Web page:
This post originally appeared on Forbes

With a new corporate catastrophe reported almost daily—from United Airlines to Fox News—we’ve got a crisis of workplace culture and trust in our midst. We’re not just losing our cool, we’re losing sight of our values.

Recent events in which teams from United Airlines forcibly removed Dr. David Dao from a flight in a horrific scene, and Bill O’Reilly was asked to leave his post as long-time host of “The O’Reilly Factor” in the wake of sexual harassment allegations have fueled some of our most widely read corporate news stories of late. Both of these incidents have revealed surprising insights into company priorities and have sparked a sweeping revaluation of industry-wide values.

The major issue at the heart of these incidents, and the others that have occurred since then at American Airlines, Delta, and more: A sea change in the relationship between value (as determined by worth and money) and an organization’s values (what drives it and what they aspire to).

Value isn’t just about what you get for what you pay. It’s the promise you make to your customers when they trust in your services. And trust, as we’ve seen in both of these headlines, is very hard, sometimes even impossible, to rebuild once broken.

In the case of United, the incident revealed a culture based on following rules rather than doing what’s right or effective. Hopefully the lesson here is that when following procedure and optimizing costs comes ahead of the customer experience, companies can seriously impact the value they are delivering to the very people who are paying. This lack of empathy was met with viral rage worldwide–costing them greatly in terms of brand equity, money, and customer trust.

Similar for Fox News: While O’Reilly was a top producer for them economically, the company was forced to do a values cleanse and decide if his contribution, his monetary “value,” was worth sacrificing the ideological “values” that form the pillars of their relationship to the audience they serve.

Perhaps it’s been a gradual erosion of such core values that’s contributed to the escalating crisis of culture in the workplace that we face now. If so, it’s all the more imperative that we take steps to combat the loss. Training in the components of resilience can be our guide, as resilient people, teams, and organizations are built on empathy, integrity, purpose, and perhaps most importantly, values. Here are the 4 keys to building resilience in any organization—connecting your company value to its values.

1. Empower employees with a sense of purpose and self-efficacy.

When an employee feels that her contributions don’t matter, she becomes more and more disengaged. Leaders must communicate not only the values of the organization, but how each employee plays a role in making that happen—and empower them to do the right thing by their customers.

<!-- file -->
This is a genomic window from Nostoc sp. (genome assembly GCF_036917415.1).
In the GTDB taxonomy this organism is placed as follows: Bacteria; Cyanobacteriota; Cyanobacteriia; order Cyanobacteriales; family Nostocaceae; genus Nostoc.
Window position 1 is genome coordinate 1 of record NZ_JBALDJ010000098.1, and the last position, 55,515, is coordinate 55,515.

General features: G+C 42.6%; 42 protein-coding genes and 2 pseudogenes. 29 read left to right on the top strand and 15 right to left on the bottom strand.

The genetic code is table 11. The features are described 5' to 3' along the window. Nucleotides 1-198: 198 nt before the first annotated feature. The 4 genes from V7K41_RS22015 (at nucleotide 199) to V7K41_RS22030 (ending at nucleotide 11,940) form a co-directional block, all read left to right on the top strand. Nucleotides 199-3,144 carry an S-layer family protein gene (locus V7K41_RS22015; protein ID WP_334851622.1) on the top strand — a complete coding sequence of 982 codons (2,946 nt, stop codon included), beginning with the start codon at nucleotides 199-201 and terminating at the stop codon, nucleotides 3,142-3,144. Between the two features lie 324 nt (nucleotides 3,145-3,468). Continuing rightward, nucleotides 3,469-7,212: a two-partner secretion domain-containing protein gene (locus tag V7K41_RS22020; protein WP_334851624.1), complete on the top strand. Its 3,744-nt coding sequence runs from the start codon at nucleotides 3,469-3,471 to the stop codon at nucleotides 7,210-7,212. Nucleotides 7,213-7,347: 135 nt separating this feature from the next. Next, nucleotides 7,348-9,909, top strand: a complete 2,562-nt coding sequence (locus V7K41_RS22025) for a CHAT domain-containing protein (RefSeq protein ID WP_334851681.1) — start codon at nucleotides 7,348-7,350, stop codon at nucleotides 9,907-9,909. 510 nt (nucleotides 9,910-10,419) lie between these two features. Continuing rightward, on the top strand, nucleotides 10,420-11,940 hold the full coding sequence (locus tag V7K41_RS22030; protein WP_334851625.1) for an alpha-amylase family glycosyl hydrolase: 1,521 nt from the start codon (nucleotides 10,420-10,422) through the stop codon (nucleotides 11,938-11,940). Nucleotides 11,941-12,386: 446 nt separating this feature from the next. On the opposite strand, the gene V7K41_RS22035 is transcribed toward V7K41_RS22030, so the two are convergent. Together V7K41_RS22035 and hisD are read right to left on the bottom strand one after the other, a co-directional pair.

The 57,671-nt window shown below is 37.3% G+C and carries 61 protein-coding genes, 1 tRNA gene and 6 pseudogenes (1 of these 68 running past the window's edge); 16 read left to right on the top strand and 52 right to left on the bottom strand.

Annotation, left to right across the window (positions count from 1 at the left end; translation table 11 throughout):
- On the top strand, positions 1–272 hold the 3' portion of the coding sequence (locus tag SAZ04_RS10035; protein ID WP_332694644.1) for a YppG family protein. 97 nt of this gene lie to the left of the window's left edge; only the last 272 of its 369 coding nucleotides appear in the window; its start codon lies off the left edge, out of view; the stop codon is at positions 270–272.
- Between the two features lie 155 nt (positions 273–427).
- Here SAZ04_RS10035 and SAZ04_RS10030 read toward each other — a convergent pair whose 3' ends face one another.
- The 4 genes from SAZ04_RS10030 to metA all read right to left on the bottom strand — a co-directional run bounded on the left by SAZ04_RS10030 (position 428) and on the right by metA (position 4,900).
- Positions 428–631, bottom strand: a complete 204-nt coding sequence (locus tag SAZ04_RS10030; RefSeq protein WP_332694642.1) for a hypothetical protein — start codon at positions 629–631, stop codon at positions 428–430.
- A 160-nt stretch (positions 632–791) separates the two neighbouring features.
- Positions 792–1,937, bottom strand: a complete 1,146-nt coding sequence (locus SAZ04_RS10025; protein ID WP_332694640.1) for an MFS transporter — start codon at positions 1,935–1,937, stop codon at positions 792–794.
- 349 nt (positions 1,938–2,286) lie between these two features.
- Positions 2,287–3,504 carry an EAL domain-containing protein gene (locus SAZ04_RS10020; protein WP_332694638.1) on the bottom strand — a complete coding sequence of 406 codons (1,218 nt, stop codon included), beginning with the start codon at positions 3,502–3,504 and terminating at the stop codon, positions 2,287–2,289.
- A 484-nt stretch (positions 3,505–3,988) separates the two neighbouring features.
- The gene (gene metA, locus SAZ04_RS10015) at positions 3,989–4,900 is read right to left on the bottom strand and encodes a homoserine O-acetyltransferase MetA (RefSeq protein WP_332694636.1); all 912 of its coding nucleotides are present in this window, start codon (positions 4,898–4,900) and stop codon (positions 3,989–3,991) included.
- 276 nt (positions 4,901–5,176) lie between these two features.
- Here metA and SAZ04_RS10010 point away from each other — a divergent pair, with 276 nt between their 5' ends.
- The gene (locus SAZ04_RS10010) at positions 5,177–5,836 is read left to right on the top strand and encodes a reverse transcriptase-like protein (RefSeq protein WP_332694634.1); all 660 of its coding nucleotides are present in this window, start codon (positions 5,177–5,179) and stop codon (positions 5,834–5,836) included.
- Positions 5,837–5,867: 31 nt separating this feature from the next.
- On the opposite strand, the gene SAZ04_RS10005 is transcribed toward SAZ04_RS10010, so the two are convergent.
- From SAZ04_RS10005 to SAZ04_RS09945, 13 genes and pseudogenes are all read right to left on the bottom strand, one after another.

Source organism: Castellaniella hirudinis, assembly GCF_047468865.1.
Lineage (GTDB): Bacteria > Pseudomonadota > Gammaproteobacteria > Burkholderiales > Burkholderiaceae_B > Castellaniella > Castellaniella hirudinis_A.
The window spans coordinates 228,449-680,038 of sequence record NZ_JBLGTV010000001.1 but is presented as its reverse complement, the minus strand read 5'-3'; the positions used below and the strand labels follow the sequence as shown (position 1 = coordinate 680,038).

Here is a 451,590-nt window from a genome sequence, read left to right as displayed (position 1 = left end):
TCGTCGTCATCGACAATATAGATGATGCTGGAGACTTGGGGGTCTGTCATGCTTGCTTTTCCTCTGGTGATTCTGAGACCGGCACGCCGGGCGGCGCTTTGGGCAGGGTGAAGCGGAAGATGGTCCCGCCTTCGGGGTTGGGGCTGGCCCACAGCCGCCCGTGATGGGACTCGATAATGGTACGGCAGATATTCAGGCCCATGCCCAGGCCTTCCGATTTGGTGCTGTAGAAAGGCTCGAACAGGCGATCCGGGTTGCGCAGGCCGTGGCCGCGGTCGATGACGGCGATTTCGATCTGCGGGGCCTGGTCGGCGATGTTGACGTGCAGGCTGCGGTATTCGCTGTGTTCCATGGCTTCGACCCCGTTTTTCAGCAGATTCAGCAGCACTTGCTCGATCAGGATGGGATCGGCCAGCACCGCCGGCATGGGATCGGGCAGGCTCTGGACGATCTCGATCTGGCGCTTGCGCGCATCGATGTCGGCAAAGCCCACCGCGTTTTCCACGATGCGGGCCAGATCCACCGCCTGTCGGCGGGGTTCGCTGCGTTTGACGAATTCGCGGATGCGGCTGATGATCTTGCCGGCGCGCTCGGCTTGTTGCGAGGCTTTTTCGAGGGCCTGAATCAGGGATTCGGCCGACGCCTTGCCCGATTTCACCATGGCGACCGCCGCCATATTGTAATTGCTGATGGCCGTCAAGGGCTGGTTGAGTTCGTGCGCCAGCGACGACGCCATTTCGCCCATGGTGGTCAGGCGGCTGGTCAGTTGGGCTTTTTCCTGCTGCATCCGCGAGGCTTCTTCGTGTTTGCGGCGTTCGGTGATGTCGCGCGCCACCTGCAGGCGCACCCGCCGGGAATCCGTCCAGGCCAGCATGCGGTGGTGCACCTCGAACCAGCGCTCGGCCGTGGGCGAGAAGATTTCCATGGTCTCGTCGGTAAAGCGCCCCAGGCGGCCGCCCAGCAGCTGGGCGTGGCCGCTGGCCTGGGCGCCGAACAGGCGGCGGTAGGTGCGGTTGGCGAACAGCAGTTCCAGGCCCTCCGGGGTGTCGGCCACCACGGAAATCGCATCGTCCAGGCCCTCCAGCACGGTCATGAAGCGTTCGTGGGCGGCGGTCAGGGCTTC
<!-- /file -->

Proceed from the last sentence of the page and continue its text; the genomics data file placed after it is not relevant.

United Airlines might have averted disaster had they encouraged empathy and critical thinking that addresses each new situation as exactly that—not some templated textbook scenario that turns people into numbers. When we overlook people’s experience and well-being for the sake of rigid coherence to policy, we forget our values, which ironically would probably not align with placing policy over people.

How to do it: Show your team that you value them acting in accordance with your organization’s values. Make sure you celebrate the grit that it takes to accomplish your common goals and to go the extra mile. Check out this article on how a little recognition can go a long way in engagement.

2. Model receptivity to change.

Frame your values as a living, breathing document that forms the foundation of your organization. A large component of resilience is flexibility and openness to change. Don’t let rigidity stifle growth. Instead, foster ongoing communication and encourage critical thinking about reshaping and improving your organization. Giving your team ownership of this process will help them better internalize the values of your organization, and also model the importance of growth and improvement.

3. Determine and Communicate your values. Often.

Don’t wait until crisis mode hits to examine your policies. Establish—and revaluate—them on a regular basis. Make sure that you are “walking the walk,” in that your organization embodies them on every level, and that your team is aligned behind them, working towards the same mission. As a leader, it’s on you to be sure everyone’s operating by the same playbook, and having an annual meeting or method of making those values clear is critical to keeping your work aligned with them.

4. Own up to it.

If something bad does happen, be transparent and human about it. Defending your pride when you’ve made a mistake can cost you a major opportunity for growth and can cost you your reputation—especially when others clearly see you are in the wrong, and they are seeking retribution or validation. The only way to move forward is to take accountability. United CEO Oscar Munoz was criticized for his initial unempathetic response to the scandal. And because his first move wasn’t a strong one, he had to backpedal—putting him in a position where he had a harder time gaining empathy or trust. When and if you find yourself in a sticky situation, instead of trying to save face, validate, identify areas for growth, make amends, and move forward—better and stronger than before.

You can’t wait until you’re in crisis mode to build organizational connection to your values. Make them an operational focal point—embodying them regularly in practice and aligning your people behind them.